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If $(V, \langle \cdot$ , $ \cdot\rangle)$ is an inner product space with dual $V^*$ then there is a natural dual pairing $\langle \cdot$ , $ \cdot \rangle ^*: V^* \times V \rightarrow \mathbb K$ given by $\langle f,v \rangle ^*= f(v)$.

Also any inner product space can be put in a dual pairing with itself via the inner product on it.

What I want to know is if $V$ is its own dual (that is $V^* = V$) then is this natural pairing the same as the inner product on $V$? That is for all $u, v \in V$ is $\langle u, v \rangle = \langle u, v \rangle ^*$

Thanks!

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    $\begingroup$ I think it depends on the isomorphism from $V$ to $V^*$ $\endgroup$ – Exodd Jun 9 '15 at 13:48
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    $\begingroup$ Could you expand on what you mean by the same? $\endgroup$ – muaddib Jun 9 '15 at 13:51
  • $\begingroup$ well if $u, v \in V$ then $\langle u,v \rangle$ gives the value of the inner product of $u$ and $v$. Now if i think of $u$ as a functional then is this value equal to $u(v)$? $\endgroup$ – R_D Jun 9 '15 at 13:59
  • $\begingroup$ hmm, Im having a hard time unwinding the question. Maybe I would ask it as, given the natural pairing $\langle f, v\rangle^*$ does there exist an inner product on $v$ s.t. every $f$ in the dual space can be represented using this inner product. Then maybe you end up with something like en.wikipedia.org/wiki/Riesz_representation_theorem $\endgroup$ – muaddib Jun 9 '15 at 14:12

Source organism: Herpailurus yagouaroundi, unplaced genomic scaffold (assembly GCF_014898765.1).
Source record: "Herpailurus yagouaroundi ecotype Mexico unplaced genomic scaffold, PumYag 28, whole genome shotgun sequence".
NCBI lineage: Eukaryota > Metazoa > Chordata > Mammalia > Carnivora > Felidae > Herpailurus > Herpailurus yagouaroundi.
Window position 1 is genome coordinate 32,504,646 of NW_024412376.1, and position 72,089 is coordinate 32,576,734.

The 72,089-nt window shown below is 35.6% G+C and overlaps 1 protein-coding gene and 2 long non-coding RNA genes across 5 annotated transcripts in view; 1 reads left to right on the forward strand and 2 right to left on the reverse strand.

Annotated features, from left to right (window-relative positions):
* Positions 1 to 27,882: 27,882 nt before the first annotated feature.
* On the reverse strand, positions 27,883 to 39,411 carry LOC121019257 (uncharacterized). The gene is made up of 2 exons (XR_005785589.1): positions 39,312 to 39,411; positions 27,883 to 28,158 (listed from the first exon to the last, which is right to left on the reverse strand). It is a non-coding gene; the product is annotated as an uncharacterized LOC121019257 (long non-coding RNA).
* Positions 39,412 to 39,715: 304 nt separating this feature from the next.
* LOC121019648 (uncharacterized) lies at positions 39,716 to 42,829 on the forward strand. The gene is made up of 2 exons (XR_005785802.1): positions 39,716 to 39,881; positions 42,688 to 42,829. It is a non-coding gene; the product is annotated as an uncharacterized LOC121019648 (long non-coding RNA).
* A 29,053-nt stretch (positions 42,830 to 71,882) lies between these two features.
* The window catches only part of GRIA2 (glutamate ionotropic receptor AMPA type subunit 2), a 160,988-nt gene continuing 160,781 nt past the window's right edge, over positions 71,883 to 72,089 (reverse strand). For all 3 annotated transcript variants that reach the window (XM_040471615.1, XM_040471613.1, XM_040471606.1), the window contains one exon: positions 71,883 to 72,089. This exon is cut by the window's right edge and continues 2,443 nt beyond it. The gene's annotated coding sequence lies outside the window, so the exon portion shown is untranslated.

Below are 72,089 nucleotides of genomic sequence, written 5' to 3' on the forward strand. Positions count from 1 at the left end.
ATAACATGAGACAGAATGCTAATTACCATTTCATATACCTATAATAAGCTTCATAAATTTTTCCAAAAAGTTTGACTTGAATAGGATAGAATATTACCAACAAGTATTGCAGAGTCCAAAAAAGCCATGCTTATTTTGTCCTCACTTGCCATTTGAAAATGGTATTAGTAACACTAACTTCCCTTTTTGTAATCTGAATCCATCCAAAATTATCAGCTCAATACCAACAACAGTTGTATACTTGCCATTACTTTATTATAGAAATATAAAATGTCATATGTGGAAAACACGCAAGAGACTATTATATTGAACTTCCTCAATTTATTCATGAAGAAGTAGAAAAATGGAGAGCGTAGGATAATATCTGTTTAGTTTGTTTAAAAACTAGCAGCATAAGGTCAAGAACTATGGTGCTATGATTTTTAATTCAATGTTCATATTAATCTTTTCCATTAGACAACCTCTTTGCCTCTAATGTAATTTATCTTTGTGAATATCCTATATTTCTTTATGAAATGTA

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    $\begingroup$ Ok. I'm not sure yet how to make it any clearer. Thank you for your comment though. $\endgroup$ – R_D Jun 9 '15 at 14:33
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An inner product is an isomorphism $V \overset{\sim}\rightarrow V^*,\ v \mapsto v^*$. Or in bracket notation it's $v \mapsto \langle \cdot,v\rangle$.

For this question to make sense, you need to be able to compare the inner product and the dual pairing. To make that comparison you need such an isomorphism, which by definition is a map $v \mapsto v^*$ that makes $\langle u,v\rangle = \langle u,v^* \rangle$ hold.

It follows that this question makes sense if and only if the answer is trivially yes. However, this doesn't always happen, such as when there's no $v \mapsto v^*$.

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Let $V$ be a vector space. You have than nondegenerated pairing $<,>:V^*\times V\rightarrow\mathbb{R}.$ $$<f,v>=f(v)$$ Additionaly let $(,):V\times V\rightarrow\mathbb{R}$ be inner product in $V.$ And it gives you injective map $$\psi:V\rightarrow V^*;\psi(w)(v)=(w,v).$$ Hence for every $v,w\in V$ you get that $$<\psi(w),v>=\psi(w)(v)=(w,v).$$ You assume that $V$ is $V^*.$ Supose the word "is" means that $\psi$ is actually an isomorphism. Hence fixing $f\in V^*$ and $v\in V$ you get that $f=\psi(w)$ for some $w.$ And so $$<f,v>=f(v)=\psi(w)(v)=(w,v)=(\psi^{-1}(f),v).$$

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Take, for example, $\mathbb{R}^2=X$ with the standard scalar product. His dual is isomorphic to it, but there isn't an unique isomorphism.

For example, call $e_1,e_2$ the canonical base of $X$, and call $e_1^*,e_2^*$ the elements of $X^*$ such that $$e_i^*(e_i)=1\qquad e_i^*(e_{3-i})=0$$ If you take the isomorphism $e_i\to e_{3-i}^*$, then $$e_i^*(e_i)=1\ne 0=<e_{3-i},e_i>$$

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  • $\begingroup$ Isn't isomorphic different from equal? I asked for the case when $V = V^*$. So I thought the isomorphism is just the identity map. Did I miss something? $\endgroup$ – R_D Jun 9 '15 at 14:07
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    $\begingroup$ The problem here is what you call "identity map". You are seeing the elements of $V$ as functions $V\to \mathbb R$. That means you are associating the elements to functions, but the problem is that there are a lot of ways you can do such a thing. Maybe your question is "there exists an association that gives me the properties of the inner product?" $\endgroup$ – Exodd Jun 9 '15 at 14:45

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